Agents are taught in clock hour classes how to work with all the NWMLS forms, including Buyer Agency Agreement (BAA) forms. They are taught negotiating skills in many classes, which certainly would include a segment of how to discuss commissions with a potential client, and in the legal update kinds of classes, they are taught again how important it is to use the forms created to keep agents from practicing law! :-).

    A discussion doesn’t always have to have a signed BAA, and an agreement between buyer and agent can be formally stated on the BAA, or informally verbally stated, but an agent must discuss with their buyer client fees and representation. And an agent must give buyers and sellers a copy of the Law of Agency Pamphlet (which can be emailed to the client from the NWMLS site). Right on page # 1 of our purchase & sales agreement is also a written statement of who the agent writing the offer represents: buyer or seller. Right there in black and white. Or blue and white if you have a blue pen :-).

    There isn’t an agent out there who hasn’t been taught the value and use of the BAA form.

    Nor would I agree that buyers out there don’t understand how commissions are paid. Buyers today have so much information available to them online, and a ton of that information is commission related, so to think that a buyer has no clue how their agent gets paid suggests that buyers are too stupid to know anything when they first meet up with an agent, which I certainly do not think is the case at all!

    Buyers today are smart, and pretty darned sophisticated. I happen to think that’s a good thing.

    The argument boils down to the fact that there are good agents and not so good agents, just as with attorneys :-), and buyers as well as sellers need to realize they are choosing a very important advisor to represent them for a very large transaction, and that they’d better feel comfortable with their choice of agent before proceeding into a contract to purchase or sell a home.

    Interview agents, ask questions, it’s all good. We like it.

  56. We’ve found that our BAA is takes care of most of the potential issues that might come up with a client. In my own business we have a typical fee that we expect to be paid and it is noted that our client is the one that directs where that fee comes from – first line is the seller but there are other options. We do note that the buyer may be able to pay our fee if they so choose. I also explain that we regularly take lower than what is in our usual agreement if that is what is offered by the SOC in the MLS but it is dependent on what that amount is and we’ll discuss it with them if there is ever an issue. We don’t ask our clients to make up the difference on lower SOC offerings or if we get them a price reduction on the sale, as I’ve seen other agents do. Also, we tell them that if what is offered as a SOC is above our usual fee level then we will disclose it to them (as is required) and if it is possible for us to provide them with a credit for that amount we will give it to them.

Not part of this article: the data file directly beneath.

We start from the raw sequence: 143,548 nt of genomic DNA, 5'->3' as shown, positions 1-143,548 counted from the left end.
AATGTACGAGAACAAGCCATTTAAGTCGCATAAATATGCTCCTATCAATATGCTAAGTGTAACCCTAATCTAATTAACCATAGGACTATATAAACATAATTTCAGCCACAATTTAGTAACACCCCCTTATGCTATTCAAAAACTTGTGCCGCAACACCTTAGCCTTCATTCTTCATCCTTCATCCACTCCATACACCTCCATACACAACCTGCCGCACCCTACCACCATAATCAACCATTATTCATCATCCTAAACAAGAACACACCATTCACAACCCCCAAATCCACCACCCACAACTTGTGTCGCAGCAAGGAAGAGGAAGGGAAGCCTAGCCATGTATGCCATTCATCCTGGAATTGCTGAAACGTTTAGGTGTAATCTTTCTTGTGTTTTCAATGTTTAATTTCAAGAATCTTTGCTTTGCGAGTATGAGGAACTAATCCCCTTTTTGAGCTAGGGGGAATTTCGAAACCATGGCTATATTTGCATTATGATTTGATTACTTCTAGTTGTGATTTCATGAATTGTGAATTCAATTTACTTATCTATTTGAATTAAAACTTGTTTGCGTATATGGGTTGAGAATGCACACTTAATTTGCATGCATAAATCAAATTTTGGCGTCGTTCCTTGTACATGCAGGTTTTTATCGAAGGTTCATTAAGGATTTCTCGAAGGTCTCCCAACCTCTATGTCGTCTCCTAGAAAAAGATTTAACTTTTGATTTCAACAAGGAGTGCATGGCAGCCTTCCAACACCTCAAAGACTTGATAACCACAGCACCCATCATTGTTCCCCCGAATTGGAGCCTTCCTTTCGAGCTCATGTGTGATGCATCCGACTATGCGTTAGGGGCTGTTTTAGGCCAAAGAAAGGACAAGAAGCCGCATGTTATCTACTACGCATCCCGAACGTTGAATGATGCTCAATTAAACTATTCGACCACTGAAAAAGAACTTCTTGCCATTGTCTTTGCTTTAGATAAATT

What I mean by that is that, in the case of some builders right now, there are sometimes cases where SOC is as high as 10%. Now, most lenders won’t allow more than a 3% credit to a borrower so if I took my usual fee and we had the 3% max credit applied to the buyer, then there would be some additional funds on the table that are negotiable. We’ve had some clients split extra SOCs with us, and in other cases we’ve done the credit and negotiated price on the property too. There are lots of iterations that can occur here and they are all based on the willingness of the seller to appropriate the funds elsewhere. Some builders don’t want it to come out of price because they want it to look like their homes are selling for more but we fight that for our clients if they want – or they can sometimes apply those additional funds to free upgrades.

    Really, we all run a business so we have to determine what does or doesn’t work for the running of our own organization and what level of profitability we need to stay in business. I’ve successfully used my BAA’s to work with FSBO’s and get my fee paid from the house sale price. My client still pays the market value of the home (as they do in the MLS system) and they aren’t required to bring that much more cash to closing.

    While I hear a lot of people here complaining about the idea that buyers finance everything including all commissions – well, seriously, how many people after saving the money needed for downpayment and all their other closing costs want or expect to bring another $5,000 or more to closing? We’ve got a country where the kinds of financing we have available make it possible for most people to afford a home of their own. Most countries don’t even allow their citizens to own property. If you have an area like Seattle where the average sale price is around $450,000 then do you know lots of people who’d have an additional $13,500 laying around (assuming a 3% SOC?) to pay their agent directly? Probably not. Financing provides an opportunity for people to buy that they would not otherwise have and since the seller is the one who has likely profited over time from appreciation (something they have no absolute control over) the overall fee comes from their proceeds.

    If there is no profit on the sale then perhaps things would be different, but in general we see that sellers do benefit from the long term appreciation of their property.

  57. oh, and, Craig, I do agree that it’s unethical for agents to not show a property based on the SOC. I’ve actually had agents complain when they’ve seen a less than 3% commission and say that they and/or others in their office won’t show properties like that and I have to remind them of the Sherman Anti-Trust Act and tell them to stop talking about things like that in their office because it is illegal to do so.